Dwarka Prasad Gupta, J.
1. The argument advanced by Shri Ratan Lal Goyal, counsel for the assessee, is that the material on record has not been considered by the Tribunal and, as such, the finding of fact arrived at by the Tribunal is vitiated. His further submission is that Jagdish Prasad who is alleged to have advanced a sum of Rs. 20,000 to the assessee was examined as a witness, but he was not questioned as to his capacity for advancing a loan of Rs. 20,000. We have gone through the statement of Jagdish Prasad recorded by the Income-tax Officer, which is at page 9 of the record, and also the assessment order relating to the assessment year 1973-74 in the case of Jagdish Prasad. We have also gone through the order passed by the Income-tax Appellate Tribunal, Jaipur, dated February 24, 1982, We find from the older of the Income-tax Appellate Tribunal that the material on record has been duly considered. The Tribunal came to the conclusion after considering the statement of Jagdish Prasad and other evidence on record, that Jagdish Prasad was not in a position to accumulate the fund to the extent of advancing the same to the assessee. It cannot be said in the present case that either irrelevant material has been considered or relevant material has been overlooked by the Tribunal. Learned counsel referred to the decision of their Lordships of the Supreme Court in CIT v. K. S. Kannan Kunhi : 87ITR395(SC) in support of his submission that a question was not put to the witness, Jagdish Prasad, about his capacity to advance the loan ofRs. 20,000. In K. S. Kannan Kunhi's case : 87ITR395(SC) , their Lordships of the Supreme Court held that the explanation advanced by the witness was riot examined at all by the Tribunal. It was also observed that if the explanation was correct, the same was good explanation. In the present case, the explana-tion given by Jagdish Prasad, who is alleged to have advanced the loan of Rs. 120,000 to the assesses, was considered by the Tribunal and the finding mentioned above was arrived at. We can neither say that the finding of the Tribunal was absurd or that no reasonable man can come to that conclusion on the basis of the evidence on record. In Addl. CIT v. Noor Mohd. & Co. , it was observed by us that a finding on a question of fact is open to attack as erroneous in law when there is no evidence to support it or if it is perverse. We are unable to hold that the finding arrived at by the Tribunal is perverse or that the material on record has been ignored.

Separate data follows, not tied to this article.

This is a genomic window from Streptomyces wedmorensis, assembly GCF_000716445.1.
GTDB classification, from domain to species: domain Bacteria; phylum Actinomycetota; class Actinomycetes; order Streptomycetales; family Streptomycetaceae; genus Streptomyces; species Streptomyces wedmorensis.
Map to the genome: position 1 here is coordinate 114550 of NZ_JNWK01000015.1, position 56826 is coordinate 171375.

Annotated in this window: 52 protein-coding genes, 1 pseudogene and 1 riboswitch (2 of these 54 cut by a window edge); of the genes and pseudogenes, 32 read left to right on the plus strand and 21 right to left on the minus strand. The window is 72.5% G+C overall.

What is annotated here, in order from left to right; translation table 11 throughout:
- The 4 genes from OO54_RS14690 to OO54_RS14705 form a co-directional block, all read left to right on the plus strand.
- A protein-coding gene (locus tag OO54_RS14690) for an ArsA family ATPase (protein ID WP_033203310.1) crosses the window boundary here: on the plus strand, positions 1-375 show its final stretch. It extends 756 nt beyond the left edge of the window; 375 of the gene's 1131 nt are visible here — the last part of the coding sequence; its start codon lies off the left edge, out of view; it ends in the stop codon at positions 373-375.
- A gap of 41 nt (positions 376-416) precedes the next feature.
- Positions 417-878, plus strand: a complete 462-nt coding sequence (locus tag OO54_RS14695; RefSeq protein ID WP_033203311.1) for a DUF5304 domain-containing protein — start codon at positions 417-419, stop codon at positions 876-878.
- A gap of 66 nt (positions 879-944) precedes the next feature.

2. In this view of the matter, the finding arrived at by the Tribunal is essentially one of fact and no question of law arises. The Tribunal was justified in refusing to make a reference to this court. The application under Section 256(2) of the Income-tax Act, 1961, is dismissed as no question of law arises out of the order of the Tribunal.